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Autism Spectrum Disorders Health Center

Safety First For Children with Autism Spectrum Disorders

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By Anne Stull, MA, BCBA, LPA
WebMD Feature from “Exceptional Parent” Magazine

All parents worry about their children’s health, happiness, and general well-being, but parents of children with autism spectrum disorders (ASD) and other developmental disabilities must often make extraordinary efforts to ensure that their sons and daughters are safe both inside and outside the home.

Children with ASD and other special needs may be more likely to act impulsively—to run away or wander than their typically developing peers. This puts them in greater danger of becoming lost or getting hurt. If their families are in active military service, frequent relocations may make it even more difficult for them to be familiar with their surroundings or to distinguish a stranger from a friend. For these children, basic safety skills may some day become critical life-saving skills.

Like most parents, Jose Ruiz, a Combat Engineer stationed in Camp Lejeune, N.C., and his wife Johan have done everything they can to make sure their home is safe for their three children, Hari (7), Ale (5), and Allyson (3). But they worry about Ale, who was diagnosed with autistic disorder in October of 2008. Ale loves to run away, a playful habit that could lead to a dangerous situation at home, school, or out in the community.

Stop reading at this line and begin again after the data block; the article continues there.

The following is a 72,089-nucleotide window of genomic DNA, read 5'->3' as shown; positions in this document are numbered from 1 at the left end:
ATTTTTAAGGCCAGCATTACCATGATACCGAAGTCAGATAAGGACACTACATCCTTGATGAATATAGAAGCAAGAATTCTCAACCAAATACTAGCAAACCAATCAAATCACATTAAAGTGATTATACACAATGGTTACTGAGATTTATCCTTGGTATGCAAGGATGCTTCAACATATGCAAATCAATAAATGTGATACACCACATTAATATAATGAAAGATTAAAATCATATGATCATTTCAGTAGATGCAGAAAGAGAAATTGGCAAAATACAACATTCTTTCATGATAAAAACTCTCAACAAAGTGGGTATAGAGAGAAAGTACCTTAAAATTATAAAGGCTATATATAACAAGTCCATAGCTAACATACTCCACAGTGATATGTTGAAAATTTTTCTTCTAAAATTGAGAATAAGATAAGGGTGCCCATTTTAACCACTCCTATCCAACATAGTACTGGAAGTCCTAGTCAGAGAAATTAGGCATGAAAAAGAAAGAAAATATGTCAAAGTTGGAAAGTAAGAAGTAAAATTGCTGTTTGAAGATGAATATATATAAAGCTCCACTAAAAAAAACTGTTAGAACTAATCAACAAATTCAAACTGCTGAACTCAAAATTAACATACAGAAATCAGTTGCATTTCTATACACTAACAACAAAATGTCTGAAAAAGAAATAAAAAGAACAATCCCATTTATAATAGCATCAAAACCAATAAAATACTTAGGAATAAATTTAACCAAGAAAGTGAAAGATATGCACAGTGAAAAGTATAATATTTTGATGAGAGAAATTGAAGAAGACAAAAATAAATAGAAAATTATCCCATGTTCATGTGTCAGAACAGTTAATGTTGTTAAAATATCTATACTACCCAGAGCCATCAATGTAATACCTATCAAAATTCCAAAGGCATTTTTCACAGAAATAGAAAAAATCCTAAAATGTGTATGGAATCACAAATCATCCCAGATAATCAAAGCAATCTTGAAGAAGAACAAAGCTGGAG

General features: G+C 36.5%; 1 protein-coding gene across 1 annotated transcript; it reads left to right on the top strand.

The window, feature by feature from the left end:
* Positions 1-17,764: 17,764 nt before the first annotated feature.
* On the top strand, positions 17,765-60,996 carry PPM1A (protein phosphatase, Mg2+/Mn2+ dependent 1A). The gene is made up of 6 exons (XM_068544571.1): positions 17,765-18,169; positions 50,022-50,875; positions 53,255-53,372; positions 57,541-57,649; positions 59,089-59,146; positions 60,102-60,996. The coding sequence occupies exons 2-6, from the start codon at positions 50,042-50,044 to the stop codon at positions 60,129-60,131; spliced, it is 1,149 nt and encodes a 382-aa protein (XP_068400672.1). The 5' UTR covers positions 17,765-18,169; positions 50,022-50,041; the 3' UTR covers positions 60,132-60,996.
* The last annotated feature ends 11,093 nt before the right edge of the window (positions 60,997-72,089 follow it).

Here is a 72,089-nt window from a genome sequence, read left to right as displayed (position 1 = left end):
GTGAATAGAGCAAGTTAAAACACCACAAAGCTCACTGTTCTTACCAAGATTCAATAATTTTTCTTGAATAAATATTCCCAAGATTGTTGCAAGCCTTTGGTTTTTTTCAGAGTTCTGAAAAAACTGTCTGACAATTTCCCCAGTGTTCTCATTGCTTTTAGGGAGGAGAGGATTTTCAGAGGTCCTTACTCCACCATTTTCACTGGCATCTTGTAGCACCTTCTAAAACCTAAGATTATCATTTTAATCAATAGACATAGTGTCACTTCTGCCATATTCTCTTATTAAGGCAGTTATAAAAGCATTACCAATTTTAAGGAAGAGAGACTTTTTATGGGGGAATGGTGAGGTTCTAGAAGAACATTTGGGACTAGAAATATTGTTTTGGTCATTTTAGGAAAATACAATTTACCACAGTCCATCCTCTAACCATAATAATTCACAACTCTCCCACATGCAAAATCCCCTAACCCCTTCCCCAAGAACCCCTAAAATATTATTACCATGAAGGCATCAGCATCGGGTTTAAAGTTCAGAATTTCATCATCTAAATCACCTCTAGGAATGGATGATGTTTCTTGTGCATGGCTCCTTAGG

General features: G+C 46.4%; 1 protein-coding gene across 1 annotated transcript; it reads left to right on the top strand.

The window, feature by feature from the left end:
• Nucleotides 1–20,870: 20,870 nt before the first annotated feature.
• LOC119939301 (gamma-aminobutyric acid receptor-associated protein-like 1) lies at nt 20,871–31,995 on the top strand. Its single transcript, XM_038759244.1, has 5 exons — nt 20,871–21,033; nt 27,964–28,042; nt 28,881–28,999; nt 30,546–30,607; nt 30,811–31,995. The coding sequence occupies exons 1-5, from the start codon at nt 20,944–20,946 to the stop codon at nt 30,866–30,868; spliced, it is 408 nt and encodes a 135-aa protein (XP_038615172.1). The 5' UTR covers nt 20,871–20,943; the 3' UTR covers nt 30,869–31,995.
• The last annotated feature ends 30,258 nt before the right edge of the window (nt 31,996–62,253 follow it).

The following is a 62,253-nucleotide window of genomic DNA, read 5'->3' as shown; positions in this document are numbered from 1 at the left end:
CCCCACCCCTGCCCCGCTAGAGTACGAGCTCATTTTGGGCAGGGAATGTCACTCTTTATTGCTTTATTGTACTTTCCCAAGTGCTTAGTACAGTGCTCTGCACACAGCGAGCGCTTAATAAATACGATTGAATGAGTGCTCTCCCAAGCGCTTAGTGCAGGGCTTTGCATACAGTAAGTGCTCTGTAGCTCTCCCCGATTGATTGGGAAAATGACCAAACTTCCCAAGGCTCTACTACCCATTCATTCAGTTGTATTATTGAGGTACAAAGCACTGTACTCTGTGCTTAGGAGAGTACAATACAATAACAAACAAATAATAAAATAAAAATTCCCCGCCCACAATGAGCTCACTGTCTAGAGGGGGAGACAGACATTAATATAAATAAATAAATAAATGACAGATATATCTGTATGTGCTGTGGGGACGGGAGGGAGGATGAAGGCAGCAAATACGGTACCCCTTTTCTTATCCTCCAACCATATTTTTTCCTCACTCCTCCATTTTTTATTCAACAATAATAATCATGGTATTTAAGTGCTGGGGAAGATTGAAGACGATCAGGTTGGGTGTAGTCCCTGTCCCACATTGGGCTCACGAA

A Very, Very Big Concern

“He started running when he was about 3 years old,” says Jose. “And he can run very fast! When we take him out to the store, he could be standing right next to us and then all of a sudden ‘poof!’ – he’s gone.”

That was exactly what happened during a trip to the grocery store last year. One minute Ale was at his parents’ side, the next he was running down the aisle, heading for the door. Fortunately, the aisle was full of shoppers and he was not able to get past them.

“At school it’s the same problem,” Jose continues, describing how he once watched Ale jump right out of a swing and head for the gate of the school yard the moment his teacher started to announce that recess was over.

“We have learned that children with autism are very unpredictable,” he says. “For us, that represents a very, very big concern because if we’re not paying attention, he can literally disappear in a snap.”

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